As the persistent damage dealt to win matches is a sum of the supply cost of all remaining units on the field after a round's over, it's not just about winning but by how much you win that makes the difference, and defeats can be avoided by one little unit clutching and taking out enough enemies to soften the overall blow before they eventually go down. I'm constantly cheering for these little heroes, or groaning as I watch my soldiers blunder into the right enemy in the right place. You can't have it all your own way.
Moments like that keep each battle exciting, and the iterative progress of building up your strategy round after round keeps Mechabellum compelling. The live-with-your-choices style of unit positioning is a fresh approach to this style of game, and while at first I came in just hoping for a fun autobattler, what I found was an experience that went beyond the boundaries of the genre to provide me with an incredibly strategic kind of PvP game that I've always wanted, but never had, until now.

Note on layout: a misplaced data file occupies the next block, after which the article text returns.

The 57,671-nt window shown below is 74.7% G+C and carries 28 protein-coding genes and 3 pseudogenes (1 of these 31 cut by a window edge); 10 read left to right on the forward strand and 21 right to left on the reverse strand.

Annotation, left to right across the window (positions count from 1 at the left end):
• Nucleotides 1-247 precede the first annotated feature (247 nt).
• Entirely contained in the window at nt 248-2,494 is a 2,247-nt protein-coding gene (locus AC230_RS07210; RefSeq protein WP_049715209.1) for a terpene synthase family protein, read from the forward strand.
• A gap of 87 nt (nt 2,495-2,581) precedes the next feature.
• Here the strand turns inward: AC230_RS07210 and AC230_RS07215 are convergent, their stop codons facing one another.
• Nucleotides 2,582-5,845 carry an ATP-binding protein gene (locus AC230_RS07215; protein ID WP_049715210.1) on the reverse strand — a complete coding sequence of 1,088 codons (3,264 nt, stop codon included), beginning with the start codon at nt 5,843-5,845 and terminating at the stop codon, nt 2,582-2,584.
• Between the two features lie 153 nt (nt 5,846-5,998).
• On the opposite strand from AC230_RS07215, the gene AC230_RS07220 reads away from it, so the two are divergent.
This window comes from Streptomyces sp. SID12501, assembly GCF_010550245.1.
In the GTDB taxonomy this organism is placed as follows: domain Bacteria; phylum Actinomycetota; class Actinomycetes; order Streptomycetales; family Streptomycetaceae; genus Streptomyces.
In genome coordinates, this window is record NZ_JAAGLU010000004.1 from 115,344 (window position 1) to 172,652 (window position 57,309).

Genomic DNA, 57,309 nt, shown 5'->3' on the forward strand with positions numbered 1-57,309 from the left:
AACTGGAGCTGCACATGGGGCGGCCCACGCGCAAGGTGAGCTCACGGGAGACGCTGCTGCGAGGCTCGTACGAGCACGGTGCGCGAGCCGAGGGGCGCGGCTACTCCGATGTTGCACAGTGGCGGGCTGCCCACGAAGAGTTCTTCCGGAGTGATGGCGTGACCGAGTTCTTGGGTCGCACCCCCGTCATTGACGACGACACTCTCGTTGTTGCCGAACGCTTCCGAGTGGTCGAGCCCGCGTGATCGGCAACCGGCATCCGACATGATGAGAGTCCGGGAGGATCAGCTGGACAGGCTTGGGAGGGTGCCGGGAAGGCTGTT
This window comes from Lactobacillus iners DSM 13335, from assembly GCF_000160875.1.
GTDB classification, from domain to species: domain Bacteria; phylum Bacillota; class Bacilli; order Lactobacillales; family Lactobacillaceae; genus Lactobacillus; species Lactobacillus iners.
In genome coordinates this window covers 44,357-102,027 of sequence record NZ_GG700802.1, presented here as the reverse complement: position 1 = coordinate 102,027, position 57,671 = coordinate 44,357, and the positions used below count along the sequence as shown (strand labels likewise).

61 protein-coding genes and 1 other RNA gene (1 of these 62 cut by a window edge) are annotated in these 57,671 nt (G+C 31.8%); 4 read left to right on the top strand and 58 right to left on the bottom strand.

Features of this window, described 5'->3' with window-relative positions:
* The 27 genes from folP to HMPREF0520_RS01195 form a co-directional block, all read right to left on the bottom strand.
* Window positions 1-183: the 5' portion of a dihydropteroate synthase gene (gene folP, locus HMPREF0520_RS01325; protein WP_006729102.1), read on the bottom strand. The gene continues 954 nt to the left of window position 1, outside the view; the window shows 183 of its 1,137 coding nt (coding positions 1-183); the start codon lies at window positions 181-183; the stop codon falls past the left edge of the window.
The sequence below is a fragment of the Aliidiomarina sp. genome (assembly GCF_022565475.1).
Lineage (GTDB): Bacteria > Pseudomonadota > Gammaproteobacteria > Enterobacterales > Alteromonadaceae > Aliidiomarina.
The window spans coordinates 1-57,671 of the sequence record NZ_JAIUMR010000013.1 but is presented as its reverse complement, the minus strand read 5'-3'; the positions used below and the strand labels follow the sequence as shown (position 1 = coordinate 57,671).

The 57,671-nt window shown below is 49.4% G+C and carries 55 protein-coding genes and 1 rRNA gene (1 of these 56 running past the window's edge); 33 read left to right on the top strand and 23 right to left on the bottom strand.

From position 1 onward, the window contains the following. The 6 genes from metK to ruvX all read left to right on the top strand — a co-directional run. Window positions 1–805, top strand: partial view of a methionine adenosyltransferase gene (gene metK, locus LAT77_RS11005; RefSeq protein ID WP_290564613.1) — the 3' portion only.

Mechabellum is due to launch into Steam early access on May 11. You might find the initial learning curve steep—it took a half-dozen matches before I got a win, and despite playing a lot more since then, I'm still learning new tricks and tactics constantly, so look forward to that if getting deep into games is your kind of jam.
Mechabellum receives plenty of updates, and features team 2v2 battles on top of its excellent 1v1s, as well as a PvE survival mode if you want to comp-stomp alone or in co-op. I'm truly hooked on the PvP myself, so I think I'll be playing this one for a while.